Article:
The lack of response from the forestry community has disappointed and confounded Williams. Of the roughly 1500 copies he sent out, he got thank yous from about five percent. Foresters, like many other groups in society, are understandably more comfortable in their own echo chamber than engaging with people who may disagree with them. “But,” Williams argues, “that echo chamber is never going to make a difference. We can’t set things up as 'them versus us' because if we do, we’ll lose and we won’t succeed in changing the status quo."
We Have the Better Story!
The narrative of foresters and many of the people profiled in this blog is that conservation got taken over by hands-off “preservationists.” Let’s face it: at one point in time, they had the better story. Now, Williams and I and many others like us believe that we have the better story. It’s a story that puts mankind squarely back into the ecosystem. And who, given the choice, would choose to remain outside of nature rather than be a part of it?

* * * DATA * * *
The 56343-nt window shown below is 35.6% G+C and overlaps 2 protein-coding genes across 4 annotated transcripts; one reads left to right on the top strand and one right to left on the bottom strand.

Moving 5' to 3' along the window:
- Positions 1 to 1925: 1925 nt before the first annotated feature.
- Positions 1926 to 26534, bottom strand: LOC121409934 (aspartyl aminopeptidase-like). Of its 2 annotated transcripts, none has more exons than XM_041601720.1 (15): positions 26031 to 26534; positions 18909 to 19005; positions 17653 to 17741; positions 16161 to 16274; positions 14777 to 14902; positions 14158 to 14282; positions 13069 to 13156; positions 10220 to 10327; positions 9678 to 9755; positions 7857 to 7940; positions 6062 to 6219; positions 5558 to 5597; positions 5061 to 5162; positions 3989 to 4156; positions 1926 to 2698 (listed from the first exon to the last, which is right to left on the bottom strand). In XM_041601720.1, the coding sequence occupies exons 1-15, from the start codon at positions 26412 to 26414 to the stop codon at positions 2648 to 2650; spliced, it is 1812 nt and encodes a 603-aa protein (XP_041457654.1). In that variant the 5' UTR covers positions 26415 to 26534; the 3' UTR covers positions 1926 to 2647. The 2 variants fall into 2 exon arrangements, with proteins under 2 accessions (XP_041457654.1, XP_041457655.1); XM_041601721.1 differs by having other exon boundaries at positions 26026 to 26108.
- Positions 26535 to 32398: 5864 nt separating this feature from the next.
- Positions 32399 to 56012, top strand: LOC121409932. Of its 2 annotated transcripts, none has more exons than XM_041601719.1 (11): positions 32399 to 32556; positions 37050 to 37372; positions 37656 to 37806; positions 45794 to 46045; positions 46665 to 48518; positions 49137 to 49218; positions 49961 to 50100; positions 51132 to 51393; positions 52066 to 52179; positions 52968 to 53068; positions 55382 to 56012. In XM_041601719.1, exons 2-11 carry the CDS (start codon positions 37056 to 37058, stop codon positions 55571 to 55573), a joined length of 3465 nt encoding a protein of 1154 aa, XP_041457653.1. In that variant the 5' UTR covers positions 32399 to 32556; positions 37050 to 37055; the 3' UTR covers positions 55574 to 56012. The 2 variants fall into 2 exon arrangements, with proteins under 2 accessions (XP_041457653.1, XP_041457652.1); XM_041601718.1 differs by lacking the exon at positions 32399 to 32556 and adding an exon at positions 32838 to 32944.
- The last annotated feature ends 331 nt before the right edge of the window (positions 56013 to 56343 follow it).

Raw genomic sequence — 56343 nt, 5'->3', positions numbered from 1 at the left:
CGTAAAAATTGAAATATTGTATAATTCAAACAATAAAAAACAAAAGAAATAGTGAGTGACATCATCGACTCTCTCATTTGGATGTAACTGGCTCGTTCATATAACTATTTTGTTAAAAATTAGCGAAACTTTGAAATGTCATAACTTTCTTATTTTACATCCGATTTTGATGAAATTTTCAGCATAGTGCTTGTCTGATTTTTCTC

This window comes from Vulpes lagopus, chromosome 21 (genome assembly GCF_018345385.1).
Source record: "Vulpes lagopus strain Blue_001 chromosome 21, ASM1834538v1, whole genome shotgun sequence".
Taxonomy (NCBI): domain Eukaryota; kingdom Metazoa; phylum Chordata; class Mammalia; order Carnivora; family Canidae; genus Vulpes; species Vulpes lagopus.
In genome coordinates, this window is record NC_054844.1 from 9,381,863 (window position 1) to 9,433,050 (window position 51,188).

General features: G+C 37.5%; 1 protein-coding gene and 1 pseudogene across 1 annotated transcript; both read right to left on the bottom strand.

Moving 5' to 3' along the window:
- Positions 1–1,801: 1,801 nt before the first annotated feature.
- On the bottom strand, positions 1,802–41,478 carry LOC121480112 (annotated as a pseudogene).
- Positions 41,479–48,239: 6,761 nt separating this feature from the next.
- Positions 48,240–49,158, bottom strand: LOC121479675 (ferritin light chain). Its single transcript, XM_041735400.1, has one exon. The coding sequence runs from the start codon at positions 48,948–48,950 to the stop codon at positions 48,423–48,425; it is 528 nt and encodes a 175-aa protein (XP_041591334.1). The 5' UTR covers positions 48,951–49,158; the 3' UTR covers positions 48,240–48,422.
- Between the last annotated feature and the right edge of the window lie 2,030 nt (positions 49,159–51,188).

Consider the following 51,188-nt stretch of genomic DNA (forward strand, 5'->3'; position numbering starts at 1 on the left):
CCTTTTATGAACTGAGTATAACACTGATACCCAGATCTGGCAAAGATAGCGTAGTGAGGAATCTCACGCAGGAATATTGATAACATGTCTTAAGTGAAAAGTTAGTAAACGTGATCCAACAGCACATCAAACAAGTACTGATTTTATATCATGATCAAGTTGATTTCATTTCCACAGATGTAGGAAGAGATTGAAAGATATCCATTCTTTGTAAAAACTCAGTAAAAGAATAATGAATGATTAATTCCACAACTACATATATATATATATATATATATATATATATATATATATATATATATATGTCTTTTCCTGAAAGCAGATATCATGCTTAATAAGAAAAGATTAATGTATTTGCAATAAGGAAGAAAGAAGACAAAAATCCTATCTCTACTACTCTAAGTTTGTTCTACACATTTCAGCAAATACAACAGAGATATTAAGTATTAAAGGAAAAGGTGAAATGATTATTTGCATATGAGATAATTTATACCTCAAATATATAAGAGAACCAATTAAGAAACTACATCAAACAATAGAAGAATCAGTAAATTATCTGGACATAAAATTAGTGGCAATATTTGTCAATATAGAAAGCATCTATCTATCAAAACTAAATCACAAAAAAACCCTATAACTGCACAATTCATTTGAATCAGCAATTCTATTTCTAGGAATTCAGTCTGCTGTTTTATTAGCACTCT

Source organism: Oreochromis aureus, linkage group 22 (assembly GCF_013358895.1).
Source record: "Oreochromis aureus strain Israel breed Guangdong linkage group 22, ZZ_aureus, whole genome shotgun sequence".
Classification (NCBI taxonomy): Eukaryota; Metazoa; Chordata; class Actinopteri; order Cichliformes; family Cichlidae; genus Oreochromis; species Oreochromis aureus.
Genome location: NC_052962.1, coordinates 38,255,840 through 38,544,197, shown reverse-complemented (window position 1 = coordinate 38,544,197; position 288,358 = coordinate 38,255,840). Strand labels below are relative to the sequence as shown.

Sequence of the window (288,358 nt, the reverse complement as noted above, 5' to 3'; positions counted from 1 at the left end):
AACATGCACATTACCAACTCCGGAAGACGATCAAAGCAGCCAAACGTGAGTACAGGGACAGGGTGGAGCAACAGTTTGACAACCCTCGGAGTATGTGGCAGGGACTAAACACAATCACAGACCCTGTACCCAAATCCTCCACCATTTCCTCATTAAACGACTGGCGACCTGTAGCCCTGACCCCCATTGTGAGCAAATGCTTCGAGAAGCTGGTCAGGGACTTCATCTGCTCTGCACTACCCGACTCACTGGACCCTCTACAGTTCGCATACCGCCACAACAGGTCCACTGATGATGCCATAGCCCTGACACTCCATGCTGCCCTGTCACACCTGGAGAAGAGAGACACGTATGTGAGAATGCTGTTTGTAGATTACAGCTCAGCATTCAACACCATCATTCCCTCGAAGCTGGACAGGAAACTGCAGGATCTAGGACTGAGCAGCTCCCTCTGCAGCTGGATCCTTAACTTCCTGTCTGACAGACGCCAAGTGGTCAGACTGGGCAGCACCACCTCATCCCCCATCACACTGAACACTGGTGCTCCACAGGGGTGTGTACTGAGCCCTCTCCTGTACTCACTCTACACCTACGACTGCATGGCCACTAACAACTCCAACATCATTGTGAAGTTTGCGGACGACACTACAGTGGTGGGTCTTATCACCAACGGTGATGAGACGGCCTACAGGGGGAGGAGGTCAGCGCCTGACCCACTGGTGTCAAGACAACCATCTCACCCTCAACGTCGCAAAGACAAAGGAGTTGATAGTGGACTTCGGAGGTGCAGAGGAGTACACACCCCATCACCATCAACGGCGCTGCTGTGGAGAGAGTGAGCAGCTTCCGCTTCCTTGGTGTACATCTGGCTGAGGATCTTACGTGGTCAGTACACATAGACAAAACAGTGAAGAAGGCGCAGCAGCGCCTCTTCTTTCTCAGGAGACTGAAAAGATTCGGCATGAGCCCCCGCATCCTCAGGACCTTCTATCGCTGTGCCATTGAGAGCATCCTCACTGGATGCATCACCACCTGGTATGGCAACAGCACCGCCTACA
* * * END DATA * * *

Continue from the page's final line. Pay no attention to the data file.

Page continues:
But to get that message out requires engagement. “Our target is Joe Schmoe driving down the road to his suburban house,” Bob says. “With world population and demand for food and forest products growing, now is our time to actually say, ‘excuse me - we have a green story to tell you!' You have to get your story in front of people so they can make up their own minds.”
Is Land Stewardship Ready for its Own Prime Time Reality Show?
Williams is an advocate for helping this message “percolate up” through nature and history channels, television specials and cultural events, and the use of stars like Chuck Leavell, as well as noted science experts. I would add: include the people, many of whom are featured in this blog, who still live on the land and work anonymously every day to enrich it.
“The Native Americans had it all laid out for us,” concludes Williams. “They’ve been living off the land in North America for tens of thousands of years. They burned forest and grasslands regularly, and today they believe in keeping up with technology to manage their land. I’ll follow them.”
You may contact Bob Williams or order a copy of his film at Bob Williams or 609-221-0211.